I recently took my kids on an epic nine-day, 3100-mile road trip out West across Texas, New Mexico, Arizona, and Utah. I am what you would call the “outdoorsy type,” and I am admittedly fascinated with the beauty found in Creation around us. I often marvel at how stunning it is, even though it’s in a broken and deteriorating state. Can you imagine what it looked like in the days before the fall of man? Anyway, back to our road trip. We visited four national parks, including the Grand Canyon and saw endless natural wonders as we drove between the parks. The experience was one we’ll never forget. The beauty and grandeur we took in were more than a person deserves to see in a lifetime. And throughout the trip, I couldn’t stop thinking about something that was said at church recently. We’ve been studying the book of Revelation in our Lord’s Supper meeting at my church, which mentions quite a bit about a future outpouring of God’s judgment and wrath upon the earth, and the teacher commented once about God’s wrath being glorious. As I stared at the Grand Canyon and the many other mouth-dropping formations throughout the week, I started to understand this statement even more. Go on a word trip with me (see what I did there?) as I attempt to explain.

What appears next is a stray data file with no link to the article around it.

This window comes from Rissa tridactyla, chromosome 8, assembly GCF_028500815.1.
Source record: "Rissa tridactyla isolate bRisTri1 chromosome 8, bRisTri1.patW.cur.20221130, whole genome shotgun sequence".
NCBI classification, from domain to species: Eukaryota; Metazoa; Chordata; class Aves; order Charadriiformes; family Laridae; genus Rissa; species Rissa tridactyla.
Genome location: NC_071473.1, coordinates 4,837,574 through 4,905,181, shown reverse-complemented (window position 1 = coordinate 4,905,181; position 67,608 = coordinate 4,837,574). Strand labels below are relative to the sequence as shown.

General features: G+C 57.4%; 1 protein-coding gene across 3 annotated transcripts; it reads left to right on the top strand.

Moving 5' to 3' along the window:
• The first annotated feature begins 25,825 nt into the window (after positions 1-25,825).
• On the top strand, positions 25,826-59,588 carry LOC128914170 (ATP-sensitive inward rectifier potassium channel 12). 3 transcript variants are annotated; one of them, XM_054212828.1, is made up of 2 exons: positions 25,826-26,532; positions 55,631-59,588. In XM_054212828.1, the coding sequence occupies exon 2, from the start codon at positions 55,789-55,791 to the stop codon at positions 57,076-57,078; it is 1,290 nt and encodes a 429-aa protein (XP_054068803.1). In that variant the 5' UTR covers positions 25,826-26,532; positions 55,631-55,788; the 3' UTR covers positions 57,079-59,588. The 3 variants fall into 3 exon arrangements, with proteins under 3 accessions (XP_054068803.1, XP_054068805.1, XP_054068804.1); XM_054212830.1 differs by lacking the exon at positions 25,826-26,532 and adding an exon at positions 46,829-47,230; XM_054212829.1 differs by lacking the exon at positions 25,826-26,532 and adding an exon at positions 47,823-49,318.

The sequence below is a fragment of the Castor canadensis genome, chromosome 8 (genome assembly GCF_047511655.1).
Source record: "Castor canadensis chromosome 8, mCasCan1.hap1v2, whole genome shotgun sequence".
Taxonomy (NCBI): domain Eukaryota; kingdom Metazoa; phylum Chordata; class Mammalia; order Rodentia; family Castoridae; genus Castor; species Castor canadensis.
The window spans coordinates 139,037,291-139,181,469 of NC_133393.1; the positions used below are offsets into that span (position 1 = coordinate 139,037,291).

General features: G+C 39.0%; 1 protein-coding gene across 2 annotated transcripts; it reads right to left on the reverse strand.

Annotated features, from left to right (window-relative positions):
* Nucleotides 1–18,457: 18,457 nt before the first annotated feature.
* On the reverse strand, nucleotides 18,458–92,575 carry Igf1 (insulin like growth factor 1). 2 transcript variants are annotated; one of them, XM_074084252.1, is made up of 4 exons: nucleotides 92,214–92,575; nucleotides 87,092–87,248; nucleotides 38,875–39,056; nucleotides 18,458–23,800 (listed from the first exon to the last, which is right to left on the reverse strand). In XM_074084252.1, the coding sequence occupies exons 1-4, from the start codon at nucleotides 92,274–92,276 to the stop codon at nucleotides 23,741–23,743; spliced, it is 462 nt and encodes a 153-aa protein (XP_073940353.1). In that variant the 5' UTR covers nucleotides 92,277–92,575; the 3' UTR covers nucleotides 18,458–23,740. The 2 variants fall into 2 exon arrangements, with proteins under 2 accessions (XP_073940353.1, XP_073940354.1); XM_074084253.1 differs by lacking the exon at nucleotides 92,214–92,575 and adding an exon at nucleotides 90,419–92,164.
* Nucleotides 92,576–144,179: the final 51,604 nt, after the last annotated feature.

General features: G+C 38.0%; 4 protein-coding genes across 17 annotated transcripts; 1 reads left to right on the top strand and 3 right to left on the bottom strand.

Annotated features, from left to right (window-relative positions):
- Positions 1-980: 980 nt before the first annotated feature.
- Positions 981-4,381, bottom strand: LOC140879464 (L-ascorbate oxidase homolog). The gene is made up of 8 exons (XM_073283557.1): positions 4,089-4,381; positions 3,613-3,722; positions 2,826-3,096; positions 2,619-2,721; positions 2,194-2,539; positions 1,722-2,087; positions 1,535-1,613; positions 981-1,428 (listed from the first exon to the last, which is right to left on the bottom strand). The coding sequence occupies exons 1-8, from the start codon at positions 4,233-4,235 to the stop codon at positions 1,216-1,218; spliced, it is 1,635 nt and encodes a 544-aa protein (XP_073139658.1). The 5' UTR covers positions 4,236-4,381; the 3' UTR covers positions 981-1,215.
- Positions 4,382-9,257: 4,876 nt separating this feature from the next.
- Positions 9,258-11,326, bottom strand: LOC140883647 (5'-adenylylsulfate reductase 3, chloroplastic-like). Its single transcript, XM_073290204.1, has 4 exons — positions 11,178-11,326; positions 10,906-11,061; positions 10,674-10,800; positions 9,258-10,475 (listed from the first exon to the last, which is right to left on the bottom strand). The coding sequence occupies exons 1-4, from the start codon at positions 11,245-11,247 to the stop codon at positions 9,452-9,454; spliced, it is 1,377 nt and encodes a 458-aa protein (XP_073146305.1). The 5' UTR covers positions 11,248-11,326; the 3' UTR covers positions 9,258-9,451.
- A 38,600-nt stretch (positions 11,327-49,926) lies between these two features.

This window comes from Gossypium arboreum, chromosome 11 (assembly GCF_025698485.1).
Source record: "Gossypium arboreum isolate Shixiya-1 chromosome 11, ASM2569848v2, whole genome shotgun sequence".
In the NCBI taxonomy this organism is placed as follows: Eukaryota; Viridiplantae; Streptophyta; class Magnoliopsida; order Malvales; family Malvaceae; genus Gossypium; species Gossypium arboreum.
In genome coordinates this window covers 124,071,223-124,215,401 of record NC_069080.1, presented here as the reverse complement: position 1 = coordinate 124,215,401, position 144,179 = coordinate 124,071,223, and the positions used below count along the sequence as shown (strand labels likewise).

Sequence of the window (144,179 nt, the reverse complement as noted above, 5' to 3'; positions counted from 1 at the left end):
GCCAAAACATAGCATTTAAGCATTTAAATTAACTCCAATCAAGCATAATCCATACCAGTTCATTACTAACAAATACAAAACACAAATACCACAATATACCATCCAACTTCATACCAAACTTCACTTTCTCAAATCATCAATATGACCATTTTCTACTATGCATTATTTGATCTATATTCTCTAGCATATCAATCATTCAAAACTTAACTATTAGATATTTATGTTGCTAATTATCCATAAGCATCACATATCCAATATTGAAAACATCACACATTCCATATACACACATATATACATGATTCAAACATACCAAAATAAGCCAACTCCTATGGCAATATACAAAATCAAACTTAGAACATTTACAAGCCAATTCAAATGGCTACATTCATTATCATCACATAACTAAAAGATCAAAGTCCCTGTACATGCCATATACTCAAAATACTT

What Does God’s Wrath Look Like?
When most people hear or read about God’s wrath, they automatically assume that it refers to hell. But what does the Bible really say? Let’s take a look at Romans 1:18 (NKJV)
For the wrath of God is revealed from heaven against all ungodliness and unrighteousness of men…